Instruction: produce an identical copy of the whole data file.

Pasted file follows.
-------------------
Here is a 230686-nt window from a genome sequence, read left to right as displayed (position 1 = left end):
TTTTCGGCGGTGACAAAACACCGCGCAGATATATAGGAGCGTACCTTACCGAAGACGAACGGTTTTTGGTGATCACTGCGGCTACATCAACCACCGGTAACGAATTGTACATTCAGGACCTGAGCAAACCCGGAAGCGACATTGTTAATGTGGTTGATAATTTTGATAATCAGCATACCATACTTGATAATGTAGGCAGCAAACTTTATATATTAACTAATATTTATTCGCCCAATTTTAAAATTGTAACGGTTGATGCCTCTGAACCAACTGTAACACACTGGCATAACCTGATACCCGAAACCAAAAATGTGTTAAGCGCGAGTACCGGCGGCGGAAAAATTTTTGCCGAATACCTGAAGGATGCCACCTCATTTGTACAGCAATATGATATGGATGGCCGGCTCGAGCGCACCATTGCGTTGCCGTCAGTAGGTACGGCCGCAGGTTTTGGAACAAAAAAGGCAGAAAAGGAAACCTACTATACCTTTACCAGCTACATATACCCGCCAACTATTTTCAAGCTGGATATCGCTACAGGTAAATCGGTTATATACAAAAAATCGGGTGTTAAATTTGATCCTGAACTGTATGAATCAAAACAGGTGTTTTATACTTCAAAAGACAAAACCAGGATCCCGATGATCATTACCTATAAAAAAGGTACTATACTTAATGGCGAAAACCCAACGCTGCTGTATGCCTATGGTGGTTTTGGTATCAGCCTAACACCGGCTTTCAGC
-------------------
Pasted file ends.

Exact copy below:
Here is a 230686-nt window from a genome sequence, read left to right as displayed (position 1 = left end):
TTTTCGGCGGTGACAAAACACCGCGCAGATATATAGGAGCGTACCTTACCGAAGACGAACGGTTTTTGGTGATCACTGCGGCTACATCAACCACCGGTAACGAATTGTACATTCAGGACCTGAGCAAACCCGGAAGCGACATTGTTAATGTGGTTGATAATTTTGATAATCAGCATACCATACTTGATAATGTAGGCAGCAAACTTTATATATTAACTAATATTTATTCGCCCAATTTTAAAATTGTAACGGTTGATGCCTCTGAACCAACTGTAACACACTGGCATAACCTGATACCCGAAACCAAAAATGTGTTAAGCGCGAGTACCGGCGGCGGAAAAATTTTTGCCGAATACCTGAAGGATGCCACCTCATTTGTACAGCAATATGATATGGATGGCCGGCTCGAGCGCACCATTGCGTTGCCGTCAGTAGGTACGGCCGCAGGTTTTGGAACAAAAAAGGCAGAAAAGGAAACCTACTATACCTTTACCAGCTACATATACCCGCCAACTATTTTCAAGCTGGATATCGCTACAGGTAAATCGGTTATATACAAAAAATCGGGTGTTAAATTTGATCCTGAACTGTATGAATCAAAACAGGTGTTTTATACTTCAAAAGACAAAACCAGGATCCCGATGATCATTACCTATAAAAAAGGTACTATACTTAATGGCGAAAACCCAACGCTGCTGTATGCCTATGGTGGTTTTGGTATCAGCCTAACACCGGCTTTCAGC